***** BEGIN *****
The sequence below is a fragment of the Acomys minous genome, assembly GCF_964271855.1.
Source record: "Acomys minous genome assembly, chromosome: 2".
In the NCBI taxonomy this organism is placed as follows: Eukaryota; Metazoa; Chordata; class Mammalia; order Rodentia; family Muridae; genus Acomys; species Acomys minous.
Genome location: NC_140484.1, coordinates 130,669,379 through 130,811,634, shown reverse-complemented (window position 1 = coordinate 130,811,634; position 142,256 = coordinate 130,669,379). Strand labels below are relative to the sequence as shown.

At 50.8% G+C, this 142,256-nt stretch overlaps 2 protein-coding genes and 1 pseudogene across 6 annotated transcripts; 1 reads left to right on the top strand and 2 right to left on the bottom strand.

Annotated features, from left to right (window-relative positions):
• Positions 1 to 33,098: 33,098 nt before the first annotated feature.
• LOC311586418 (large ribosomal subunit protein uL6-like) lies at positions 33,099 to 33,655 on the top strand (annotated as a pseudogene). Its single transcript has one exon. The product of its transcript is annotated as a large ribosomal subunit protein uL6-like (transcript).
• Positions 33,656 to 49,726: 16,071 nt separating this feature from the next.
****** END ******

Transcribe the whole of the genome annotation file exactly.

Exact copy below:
The sequence below is a fragment of the Acomys minous genome, assembly GCF_964271855.1.
Source record: "Acomys minous genome assembly, chromosome: 2".
In the NCBI taxonomy this organism is placed as follows: Eukaryota; Metazoa; Chordata; class Mammalia; order Rodentia; family Muridae; genus Acomys; species Acomys minous.
Genome location: NC_140484.1, coordinates 130,669,379 through 130,811,634, shown reverse-complemented (window position 1 = coordinate 130,811,634; position 142,256 = coordinate 130,669,379). Strand labels below are relative to the sequence as shown.

At 50.8% G+C, this 142,256-nt stretch overlaps 2 protein-coding genes and 1 pseudogene across 6 annotated transcripts; 1 reads left to right on the top strand and 2 right to left on the bottom strand.

Annotated features, from left to right (window-relative positions):
• Positions 1 to 33,098: 33,098 nt before the first annotated feature.
• LOC311586418 (large ribosomal subunit protein uL6-like) lies at positions 33,099 to 33,655 on the top strand (annotated as a pseudogene). Its single transcript has one exon. The product of its transcript is annotated as a large ribosomal subunit protein uL6-like (transcript).
• Positions 33,656 to 49,726: 16,071 nt separating this feature from the next.